The political issue that leads to decisions tearing down issued patents is this. When a survey was performed to determine people's satisfaction with issued patents, the response was that 51% of those surveyed rated U.S. patent quality as "poor" or "less than satisfactory." (Of course the glass is also half full, but that is apparently not telling for the courts: 48.8% reported that issued patents were "satisfactory or "more than satisfactory." -- Interestingly, 0% reported that such patents were "outstanding." What does that say?)

My own questions about this would be the following. So what is surprising about half the people thinking that patents are OK and the other half thinking they are not? Half of the concerned people are patent holders, while the other half are in the position of needing a license. Why should what amounts to a perhaps biased interpretation of what is at best an informal survey (grousing and complaints as they are noticed) about an inherently political question lead the courts to tear down patents? Since when should the courts be run by complaints?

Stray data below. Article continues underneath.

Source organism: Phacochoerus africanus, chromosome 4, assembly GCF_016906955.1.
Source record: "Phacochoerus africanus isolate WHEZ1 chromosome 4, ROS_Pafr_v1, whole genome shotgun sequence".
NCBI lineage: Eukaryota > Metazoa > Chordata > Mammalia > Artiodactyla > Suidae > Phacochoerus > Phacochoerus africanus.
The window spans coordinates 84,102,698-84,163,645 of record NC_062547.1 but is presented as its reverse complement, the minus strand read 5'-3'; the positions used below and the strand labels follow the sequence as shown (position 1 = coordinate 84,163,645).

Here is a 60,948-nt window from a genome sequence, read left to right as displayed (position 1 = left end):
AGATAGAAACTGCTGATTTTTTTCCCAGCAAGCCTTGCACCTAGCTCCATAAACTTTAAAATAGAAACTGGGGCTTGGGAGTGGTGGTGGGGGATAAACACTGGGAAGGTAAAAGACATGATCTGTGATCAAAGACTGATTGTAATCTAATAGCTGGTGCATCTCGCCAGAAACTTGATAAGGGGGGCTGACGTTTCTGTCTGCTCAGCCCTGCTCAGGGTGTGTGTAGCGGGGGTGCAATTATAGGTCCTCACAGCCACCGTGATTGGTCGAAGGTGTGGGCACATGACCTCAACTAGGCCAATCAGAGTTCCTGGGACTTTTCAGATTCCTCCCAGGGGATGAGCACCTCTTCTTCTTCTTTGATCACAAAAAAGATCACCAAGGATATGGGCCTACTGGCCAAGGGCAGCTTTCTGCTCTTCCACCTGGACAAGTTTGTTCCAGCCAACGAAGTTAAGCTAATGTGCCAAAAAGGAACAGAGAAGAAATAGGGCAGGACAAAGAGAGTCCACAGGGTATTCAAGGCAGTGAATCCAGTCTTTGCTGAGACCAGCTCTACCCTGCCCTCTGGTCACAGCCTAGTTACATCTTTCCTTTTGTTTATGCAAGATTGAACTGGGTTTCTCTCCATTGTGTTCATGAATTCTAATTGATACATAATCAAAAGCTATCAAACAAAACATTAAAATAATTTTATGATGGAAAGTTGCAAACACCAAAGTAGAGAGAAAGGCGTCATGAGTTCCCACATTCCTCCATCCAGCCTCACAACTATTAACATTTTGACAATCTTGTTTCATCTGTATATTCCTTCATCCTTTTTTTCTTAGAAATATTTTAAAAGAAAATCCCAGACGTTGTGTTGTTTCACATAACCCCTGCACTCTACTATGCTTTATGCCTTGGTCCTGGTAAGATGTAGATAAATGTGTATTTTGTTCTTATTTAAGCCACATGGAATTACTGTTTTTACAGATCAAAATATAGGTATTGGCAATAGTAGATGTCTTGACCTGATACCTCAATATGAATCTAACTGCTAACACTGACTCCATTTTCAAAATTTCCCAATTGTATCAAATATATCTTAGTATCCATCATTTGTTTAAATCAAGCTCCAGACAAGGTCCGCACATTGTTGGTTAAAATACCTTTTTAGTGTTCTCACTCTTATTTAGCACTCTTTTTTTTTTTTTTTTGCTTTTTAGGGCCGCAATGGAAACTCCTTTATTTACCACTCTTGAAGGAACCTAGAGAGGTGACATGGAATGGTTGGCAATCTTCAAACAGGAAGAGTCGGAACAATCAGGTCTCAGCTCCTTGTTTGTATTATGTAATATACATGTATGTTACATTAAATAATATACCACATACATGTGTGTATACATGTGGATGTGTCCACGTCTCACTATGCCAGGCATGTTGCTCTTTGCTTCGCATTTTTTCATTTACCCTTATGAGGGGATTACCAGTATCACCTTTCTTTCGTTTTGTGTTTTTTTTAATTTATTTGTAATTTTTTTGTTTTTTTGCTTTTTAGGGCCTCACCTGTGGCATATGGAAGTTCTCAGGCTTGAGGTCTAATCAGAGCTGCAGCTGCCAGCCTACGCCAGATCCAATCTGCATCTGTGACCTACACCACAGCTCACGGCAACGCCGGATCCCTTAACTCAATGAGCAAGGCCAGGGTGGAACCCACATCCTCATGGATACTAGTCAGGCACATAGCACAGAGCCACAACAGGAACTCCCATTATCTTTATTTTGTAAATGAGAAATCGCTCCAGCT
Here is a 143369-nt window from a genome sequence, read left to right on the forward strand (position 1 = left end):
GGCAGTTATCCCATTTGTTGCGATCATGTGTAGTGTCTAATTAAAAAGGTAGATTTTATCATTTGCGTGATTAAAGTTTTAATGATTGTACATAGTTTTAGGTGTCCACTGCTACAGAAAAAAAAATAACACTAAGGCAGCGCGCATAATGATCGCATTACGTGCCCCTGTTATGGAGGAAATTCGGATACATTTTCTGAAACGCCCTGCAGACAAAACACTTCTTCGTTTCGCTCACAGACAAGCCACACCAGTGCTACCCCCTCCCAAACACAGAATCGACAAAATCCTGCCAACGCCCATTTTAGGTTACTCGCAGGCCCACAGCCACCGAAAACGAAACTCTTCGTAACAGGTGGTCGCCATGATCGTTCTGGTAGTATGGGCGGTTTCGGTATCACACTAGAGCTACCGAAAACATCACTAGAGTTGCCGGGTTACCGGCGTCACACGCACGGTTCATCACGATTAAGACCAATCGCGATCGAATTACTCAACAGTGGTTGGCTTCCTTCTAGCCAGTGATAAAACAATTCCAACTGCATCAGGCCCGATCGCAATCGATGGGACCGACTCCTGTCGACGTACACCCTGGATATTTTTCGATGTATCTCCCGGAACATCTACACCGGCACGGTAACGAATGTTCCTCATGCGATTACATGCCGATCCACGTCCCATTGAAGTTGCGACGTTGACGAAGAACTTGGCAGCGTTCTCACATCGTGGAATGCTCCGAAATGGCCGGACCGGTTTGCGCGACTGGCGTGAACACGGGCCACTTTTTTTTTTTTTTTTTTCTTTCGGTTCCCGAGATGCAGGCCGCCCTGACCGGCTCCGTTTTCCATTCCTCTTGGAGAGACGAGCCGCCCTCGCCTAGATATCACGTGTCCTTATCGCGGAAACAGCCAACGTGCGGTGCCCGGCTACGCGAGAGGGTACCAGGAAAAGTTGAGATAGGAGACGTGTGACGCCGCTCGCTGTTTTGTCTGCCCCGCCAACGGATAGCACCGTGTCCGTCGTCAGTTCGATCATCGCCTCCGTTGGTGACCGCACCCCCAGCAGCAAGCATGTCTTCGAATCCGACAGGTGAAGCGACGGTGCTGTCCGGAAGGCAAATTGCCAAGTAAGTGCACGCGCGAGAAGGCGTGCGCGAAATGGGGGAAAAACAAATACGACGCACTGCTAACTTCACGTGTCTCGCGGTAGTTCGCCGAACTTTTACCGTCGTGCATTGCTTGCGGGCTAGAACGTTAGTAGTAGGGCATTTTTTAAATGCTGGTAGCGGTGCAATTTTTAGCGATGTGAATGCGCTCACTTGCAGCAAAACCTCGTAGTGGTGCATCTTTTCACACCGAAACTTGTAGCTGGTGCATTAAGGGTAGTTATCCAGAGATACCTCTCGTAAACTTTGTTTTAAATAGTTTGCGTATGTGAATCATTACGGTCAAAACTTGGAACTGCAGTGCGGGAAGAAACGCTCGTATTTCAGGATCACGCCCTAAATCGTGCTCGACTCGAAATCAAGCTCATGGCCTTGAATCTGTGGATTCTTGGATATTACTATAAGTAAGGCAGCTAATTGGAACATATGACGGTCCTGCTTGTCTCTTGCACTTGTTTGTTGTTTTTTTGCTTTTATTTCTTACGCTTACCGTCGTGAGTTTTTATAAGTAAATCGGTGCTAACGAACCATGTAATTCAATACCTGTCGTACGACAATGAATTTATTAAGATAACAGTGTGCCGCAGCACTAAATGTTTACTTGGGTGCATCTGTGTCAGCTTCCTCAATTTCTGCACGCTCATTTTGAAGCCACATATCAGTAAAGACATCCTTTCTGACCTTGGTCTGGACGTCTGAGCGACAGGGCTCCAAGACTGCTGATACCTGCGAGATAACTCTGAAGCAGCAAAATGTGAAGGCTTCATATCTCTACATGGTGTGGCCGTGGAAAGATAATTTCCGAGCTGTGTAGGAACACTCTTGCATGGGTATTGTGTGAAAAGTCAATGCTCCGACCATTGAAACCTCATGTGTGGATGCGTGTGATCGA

The history of cases yields a set of tools for invalidating patents. "Predictability" became a key test for determining whether a combination patent should be patentable. In KSR, "The combination of familiar elements according to known methods is likely to be obvious when it does no more than yield predictable results." Further, "If a person of ordinary skill can implement a predictable variation, section 103 likely bars its patentability."